Ira Samuel Griffith

Born: Hollon, Kansas on July 24, 1874; Died on April 29, 1924; AB degree from Eureka College in Illinois in 1896; Studied Manual Arts under Charles Bennett; Authored a series of text books, the most memorable being "Essentials of Woodwork"; Taught math at Eureka College from 1900 to 1903; Manual Training in public schools in Illinois from 1903 to 1912; Head of Department of Industrial Education at University of Missouri from 1913 to 1919; Member of Manual Arts Conference in 1919; Head of the Department of Industrial Education at the University of Illinois from 1920 to 1924; Head of the Department at the University of Wisconsin in 1923.

Lorenzo Dow Harvey

Born: Dearfield, NH on November 23, 1848; Died June 1, 1922; BS Milton College, Wisconsin; Faculty of State Normal School, Oshkosh, Wisonsin; President of State Normal School in Milwaukee, 1892; State Superintendent of Schools in Wisconsin, 1898; President of Wisconsin State Teachers Association, 1890-1891; President of NEA, 1908-1909; President of Stout Institute, 1903; Known for contribution to the professional preparation of teachers of Industrial Arts and Homemaking.

H. H. London

Born: Bonhan, Texas on October 12, 1900; BS North Texas State University, 1924; MA University of Missouri, 1929; PhD Ohio State University, 1934; Public Schools of Muskogee, Okalhoma, 1922; College teacher Arlington (Texas) State College, West Texas State University, North Texas State University, Ohio State University, South Georgia State College, Mississippi State University, and University of Missouri; At University of Missouri (1938-1971) advised over 200 Doctorate degrees and 400 Masters in Industrial Education; Wrote over 45 articles on Industrial Education; Chairman of the Mississippi Valley Conference 1961-1970; President of NAITE 1953-1957 and of the American Vocational Association from 1958-59; Two special honors - Educational Exhibitors Association Hall of Fame and the Distinguished Service Aware of the American Vocational Association.

Arthur Beverly Mays

Born: Roundrock, Texas in 1887; Died on July 12, 1966; BS and MA George Peabody College; Teacher of public schools at Marlin, Dallas, and Fort Worth, college teacher at Sam Houston Institute and the University of Illinois, 1909-1922; Director of Vocational Training program at Camp Travis, San Antonio; Author and Co-author of eleven books, six brochures, and four magazine articles; Vice-President of the American Vocational Association, 1942-1945; Member of the Editorial Board and Research Committee of the American Vocational Association; Listed in The Leaders of America and Who's Who in the Midwest; Received Illinois Vocational Assocation Award for Achievement in 1955; Member of NAITE.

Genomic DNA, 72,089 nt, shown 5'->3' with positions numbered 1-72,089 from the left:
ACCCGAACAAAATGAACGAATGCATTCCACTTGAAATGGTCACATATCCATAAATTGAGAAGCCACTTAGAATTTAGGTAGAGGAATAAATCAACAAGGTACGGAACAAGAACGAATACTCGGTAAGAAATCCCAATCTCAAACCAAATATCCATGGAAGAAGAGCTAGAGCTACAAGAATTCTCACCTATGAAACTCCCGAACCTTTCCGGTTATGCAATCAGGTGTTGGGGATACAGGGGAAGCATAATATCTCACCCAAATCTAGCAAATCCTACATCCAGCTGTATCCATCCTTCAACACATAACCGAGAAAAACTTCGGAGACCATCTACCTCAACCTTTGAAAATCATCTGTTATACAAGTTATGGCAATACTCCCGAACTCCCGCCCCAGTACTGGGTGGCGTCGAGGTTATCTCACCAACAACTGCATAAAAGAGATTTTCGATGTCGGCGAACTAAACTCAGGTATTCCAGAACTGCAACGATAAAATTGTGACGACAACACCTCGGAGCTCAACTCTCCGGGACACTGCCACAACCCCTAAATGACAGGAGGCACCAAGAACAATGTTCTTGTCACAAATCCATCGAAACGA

George Edmund Myers

Born: Massillon, Iowa on November 26, 1871; Died January 12, 1961; AB Ottawa University, Ottawa, Kansas 1891; AM University of Chicago, 1901; PhD Clark University, Worcester, MA, 1906; One year post-doctorate at Columbia University; Teacher, Bacone Indian School, Muskoler, Oklahoma, 1896-1899 and Senior High School, Colorado Springs, Colorado, 1901-1905; Principal of McKinley Manual Training High School, Washington D.C., 1906-1911; Second Principal at the State Manual Training Normal School, Pittsburg, Kansas, 1911-1913; Studied vocational schools in Europe in 1913-1914; Supervisor New York City Schools from 1914-1917; Professor of Vocational Education and Guidance at the University of Michigan - held this position until retirement in 1942; Lecturer for Department of Education, University of Washington, Washington D.C.

Charles Allen Prosser

Born: New Albany, Indiana on September 20, 1871; Died: November 26, 1952; BS Albany, Indiana; AM DePauw University; PhD, 1915; LLd in law, University of Louisville; He was a member of four fraternities; The recipient of three honorary degrees; 1910-1912 Assistant Commissioner for Vocational Education, Boston; 1912-1915 Secretary of the NSPIE, New York; 1915-1946 Director of the William Hood Dunwoody Industrial Institute, Minneapolis, Minnesota; 1917-1919 served as the Director of the Federal Board for Vocational Education, Washington D.C. Organized a new division of Vocational Education in Boston.

Charles Russell Richards

Born: Boston, MA on June 30, 1865; Died on February 21, 1936; BS, MIT in 1885; Public Schools New York City 1885-1888; Pratt Institute 1888-1889; Director of Department of Manual Training, Teachers College of New York, 1898-1908; Co-editor of "Manual Training Magazine"; Director of Cooper Union 1908-1923; Founded NSPIE; Following 1914 directed several important state and local surveys of training and industrial arts.

William Elmer Roberts

Born: Cambridge, MA on July 21, 1866; Died August 31, 1950; Due to ill health obtained most of his elementary and high school education from his mother; In 1880 he went to work as a cabinet maker; Diring his period of apprenticeship, attended public evening drawing classes in Boston; In 1887 secured a position as draftsman in Cambridge; In September of 1887, served as instructor in the School of Mechanic Arts organized by Dr. J. D. Runkle; 1888-1889, was a special student in shopwork at Massassachutes Institute of Technology; 1890, offered position as Principal of the West Manual Training School in Cleveland, Ohio; 1893, given charge of all Manual Training in Cleveland.